Between a third and a half of adults experiencing divorce and separation report levels of mental distress high enough to warrant further attention by their GP, according to a groundbreaking new study.
This is the conclusion of research carried out by the Institute for Social and Economic Research (ISER) which compared levels of wellbeing before, during and post-separation. Such was the impact on mental health, the ISER discovered one in five men is at risk of depression at the onset of divorce and separation. This compared with one in eight women.
Entitled Partnership dissolution: how does it affect income and well-being, the research was based on longitudinal data from the British Household Panel Study.
Overall, the ISER says it takes up to two years for mental health to return to pre-separation levels. This reinforces previous academic studies but the degree to which employees are impacted at the time of divorce and separation was little understood.
The ISER findings will be of particular interest to Human Resources (HR) professionals and Employment Assistance Programme providers, responsible for the wellbeing of employees already performing at near full capacity in pressurised working environments. Recent surveys reinforce the ISER findings and make for sobering reading.
In September 2014, life and pensions company Friends Life surveyed 2000 adults to find “Relationships” was the third highest main cause of stress in the lives of respondents after work and money. And in late November, family justice organisation Resolution surveyed 4000 adults and found that 9% of employees either had to leave their jobs as a result of divorce or separation from a cohabiting relationship or knew a colleague who had done so. Prior to these findings being published, Secretary of State Iain Duncan Smith called upon employers to be better at identifying people struggling with ‘family break up’ so they do not end up leaving work.
Moreover, the incidence of family breakdown might be news to major employers. Census data from 2011 tells us that 50% of the adult population is married and 5% are cohabiting. This means over half a major employer’s workforce will be living with a partner. The Office for National Statistics says at least 42% of these relationships will fail with breakdown clustered around employees in their early 40s with dependent children.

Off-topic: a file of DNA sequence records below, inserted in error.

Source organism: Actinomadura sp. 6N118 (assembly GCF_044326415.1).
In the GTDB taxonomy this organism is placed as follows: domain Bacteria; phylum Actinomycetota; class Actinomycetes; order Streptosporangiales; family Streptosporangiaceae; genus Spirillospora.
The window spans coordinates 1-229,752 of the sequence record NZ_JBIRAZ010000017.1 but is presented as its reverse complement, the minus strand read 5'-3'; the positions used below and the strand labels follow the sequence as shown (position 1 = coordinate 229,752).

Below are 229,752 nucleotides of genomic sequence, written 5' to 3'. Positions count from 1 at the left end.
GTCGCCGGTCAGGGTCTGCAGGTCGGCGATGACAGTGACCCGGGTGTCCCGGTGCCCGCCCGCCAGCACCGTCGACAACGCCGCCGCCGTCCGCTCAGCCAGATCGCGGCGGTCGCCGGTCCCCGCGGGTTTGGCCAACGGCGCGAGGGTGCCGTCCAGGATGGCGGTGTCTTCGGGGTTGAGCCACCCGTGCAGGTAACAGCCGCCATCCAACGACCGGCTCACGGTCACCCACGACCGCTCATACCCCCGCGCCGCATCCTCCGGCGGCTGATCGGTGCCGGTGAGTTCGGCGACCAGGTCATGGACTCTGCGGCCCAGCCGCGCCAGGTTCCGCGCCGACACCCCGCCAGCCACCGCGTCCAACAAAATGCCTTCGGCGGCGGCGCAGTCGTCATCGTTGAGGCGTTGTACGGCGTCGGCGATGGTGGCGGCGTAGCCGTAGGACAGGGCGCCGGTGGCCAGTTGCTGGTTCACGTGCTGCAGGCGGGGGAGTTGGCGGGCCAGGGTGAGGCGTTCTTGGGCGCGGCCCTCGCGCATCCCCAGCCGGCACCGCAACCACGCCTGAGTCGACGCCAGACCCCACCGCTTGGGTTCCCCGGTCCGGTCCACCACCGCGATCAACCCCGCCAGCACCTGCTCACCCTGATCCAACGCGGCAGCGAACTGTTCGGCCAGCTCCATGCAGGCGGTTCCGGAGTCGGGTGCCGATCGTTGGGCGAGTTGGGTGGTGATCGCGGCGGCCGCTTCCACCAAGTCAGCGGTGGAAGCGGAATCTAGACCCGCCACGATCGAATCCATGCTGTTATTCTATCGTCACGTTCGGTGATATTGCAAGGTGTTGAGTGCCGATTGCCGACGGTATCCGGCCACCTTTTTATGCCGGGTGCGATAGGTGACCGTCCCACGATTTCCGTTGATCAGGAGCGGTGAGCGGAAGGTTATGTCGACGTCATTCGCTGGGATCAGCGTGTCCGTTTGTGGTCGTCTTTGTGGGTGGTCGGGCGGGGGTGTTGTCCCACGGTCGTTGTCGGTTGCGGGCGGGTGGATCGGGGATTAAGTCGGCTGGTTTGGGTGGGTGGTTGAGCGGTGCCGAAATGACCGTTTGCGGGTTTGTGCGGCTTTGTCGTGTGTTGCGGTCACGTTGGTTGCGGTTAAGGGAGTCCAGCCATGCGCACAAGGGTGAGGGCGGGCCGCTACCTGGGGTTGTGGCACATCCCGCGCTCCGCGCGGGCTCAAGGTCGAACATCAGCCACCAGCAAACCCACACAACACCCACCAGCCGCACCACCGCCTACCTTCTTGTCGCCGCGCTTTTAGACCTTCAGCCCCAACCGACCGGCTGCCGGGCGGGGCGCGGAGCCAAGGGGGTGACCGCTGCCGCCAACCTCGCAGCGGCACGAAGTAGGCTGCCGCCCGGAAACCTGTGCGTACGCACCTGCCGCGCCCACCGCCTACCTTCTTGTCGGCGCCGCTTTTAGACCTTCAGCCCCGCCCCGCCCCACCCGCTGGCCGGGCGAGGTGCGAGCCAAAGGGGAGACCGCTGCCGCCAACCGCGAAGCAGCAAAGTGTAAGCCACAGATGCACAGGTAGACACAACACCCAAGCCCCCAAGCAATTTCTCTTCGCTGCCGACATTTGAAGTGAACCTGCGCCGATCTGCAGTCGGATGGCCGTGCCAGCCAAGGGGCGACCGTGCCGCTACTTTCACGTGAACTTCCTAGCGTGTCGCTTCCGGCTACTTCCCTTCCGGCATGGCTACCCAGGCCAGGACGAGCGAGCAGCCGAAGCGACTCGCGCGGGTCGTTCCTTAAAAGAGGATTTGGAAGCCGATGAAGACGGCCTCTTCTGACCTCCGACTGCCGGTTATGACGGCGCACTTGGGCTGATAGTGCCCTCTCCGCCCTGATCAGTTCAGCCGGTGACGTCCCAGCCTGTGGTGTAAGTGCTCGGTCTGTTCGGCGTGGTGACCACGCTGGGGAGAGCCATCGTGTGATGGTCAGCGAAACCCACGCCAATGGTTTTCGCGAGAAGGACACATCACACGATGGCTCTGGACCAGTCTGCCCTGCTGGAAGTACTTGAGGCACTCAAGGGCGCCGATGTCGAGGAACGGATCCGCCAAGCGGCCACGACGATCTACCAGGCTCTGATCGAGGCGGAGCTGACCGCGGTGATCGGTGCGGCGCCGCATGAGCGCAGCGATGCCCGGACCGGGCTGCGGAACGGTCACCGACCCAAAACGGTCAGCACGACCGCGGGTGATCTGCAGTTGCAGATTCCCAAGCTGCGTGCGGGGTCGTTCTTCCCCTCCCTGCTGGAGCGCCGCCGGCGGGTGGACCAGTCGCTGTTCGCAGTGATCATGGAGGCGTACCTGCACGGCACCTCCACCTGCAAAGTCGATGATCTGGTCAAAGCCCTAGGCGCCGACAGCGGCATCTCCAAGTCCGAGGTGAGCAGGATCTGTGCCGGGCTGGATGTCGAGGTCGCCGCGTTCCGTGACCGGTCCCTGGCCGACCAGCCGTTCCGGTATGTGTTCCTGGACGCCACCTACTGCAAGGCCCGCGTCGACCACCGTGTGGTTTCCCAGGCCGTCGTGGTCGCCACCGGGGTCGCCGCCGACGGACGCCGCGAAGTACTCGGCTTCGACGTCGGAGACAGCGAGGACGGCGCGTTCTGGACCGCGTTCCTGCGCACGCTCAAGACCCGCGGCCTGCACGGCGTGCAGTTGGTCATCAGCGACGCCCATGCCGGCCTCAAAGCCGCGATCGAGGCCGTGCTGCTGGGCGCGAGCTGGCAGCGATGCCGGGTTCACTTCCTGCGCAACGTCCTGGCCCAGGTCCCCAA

Beyond the workplace, relationship breakdown is a truly societal issue with up to 250,000 parents separating each year. Conflict among separating families is hardly confined to the margins: in both 2012/13 and 2013/14 over 100,000 parents appeared at court to contest child arrangements. Since the withdrawal of legal aid from lawyers for most family disputes, more parents now appear at court without a lawyer than with one.
Given the frequency and profound impact on mental health, HR staples of signposting to family mediation or brokering discounted legal fees, may not be sufficient to manage workplace risk.
In mid-2014, research published by the Economic and Social Research Council (ESRC) revealed less than 1% of couples divorcing or separating between 1996 and 2011 went directly to family mediation. There were only around 800 mediations a year in 2000 – a full 20-years after family mediation first arrived in the UK. This comes at a huge opportunity cost to achieving speedy resolution – and accelerating the recovery of wellbeing levels – since family mediation is relatively quick and extremely successful once underway. Almost 80% of separating couples that began mediation in 2013/14 went on to reach agreement.